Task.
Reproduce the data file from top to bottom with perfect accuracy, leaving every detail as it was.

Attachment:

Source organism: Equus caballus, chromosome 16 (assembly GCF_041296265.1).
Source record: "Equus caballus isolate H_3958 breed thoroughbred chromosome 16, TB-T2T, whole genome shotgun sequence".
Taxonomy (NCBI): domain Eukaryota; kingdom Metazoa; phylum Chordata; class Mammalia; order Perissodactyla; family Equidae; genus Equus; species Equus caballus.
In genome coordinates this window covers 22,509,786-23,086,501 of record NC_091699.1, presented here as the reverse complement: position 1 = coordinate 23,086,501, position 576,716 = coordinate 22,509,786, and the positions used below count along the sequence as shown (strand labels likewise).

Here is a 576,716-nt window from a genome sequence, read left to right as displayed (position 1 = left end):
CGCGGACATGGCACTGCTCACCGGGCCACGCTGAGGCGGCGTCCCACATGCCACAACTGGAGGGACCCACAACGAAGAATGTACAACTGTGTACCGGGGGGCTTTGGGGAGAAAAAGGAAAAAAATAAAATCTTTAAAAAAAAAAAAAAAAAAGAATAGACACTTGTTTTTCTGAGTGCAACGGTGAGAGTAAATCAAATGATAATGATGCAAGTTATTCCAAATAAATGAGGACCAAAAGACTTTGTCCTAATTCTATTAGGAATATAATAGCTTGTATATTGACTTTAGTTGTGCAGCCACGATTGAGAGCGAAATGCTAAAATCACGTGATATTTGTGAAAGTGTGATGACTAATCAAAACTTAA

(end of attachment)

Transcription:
Source organism: Equus caballus, chromosome 16 (assembly GCF_041296265.1).
Source record: "Equus caballus isolate H_3958 breed thoroughbred chromosome 16, TB-T2T, whole genome shotgun sequence".
Taxonomy (NCBI): domain Eukaryota; kingdom Metazoa; phylum Chordata; class Mammalia; order Perissodactyla; family Equidae; genus Equus; species Equus caballus.
In genome coordinates this window covers 22,509,786-23,086,501 of record NC_091699.1, presented here as the reverse complement: position 1 = coordinate 23,086,501, position 576,716 = coordinate 22,509,786, and the positions used below count along the sequence as shown (strand labels likewise).

Here is a 576,716-nt window from a genome sequence, read left to right as displayed (position 1 = left end):
CGCGGACATGGCACTGCTCACCGGGCCACGCTGAGGCGGCGTCCCACATGCCACAACTGGAGGGACCCACAACGAAGAATGTACAACTGTGTACCGGGGGGCTTTGGGGAGAAAAAGGAAAAAAATAAAATCTTTAAAAAAAAAAAAAAAAAAGAATAGACACTTGTTTTTCTGAGTGCAACGGTGAGAGTAAATCAAATGATAATGATGCAAGTTATTCCAAATAAATGAGGACCAAAAGACTTTGTCCTAATTCTATTAGGAATATAATAGCTTGTATATTGACTTTAGTTGTGCAGCCACGATTGAGAGCGAAATGCTAAAATCACGTGATATTTGTGAAAGTGTGATGACTAATCAAAACTTAA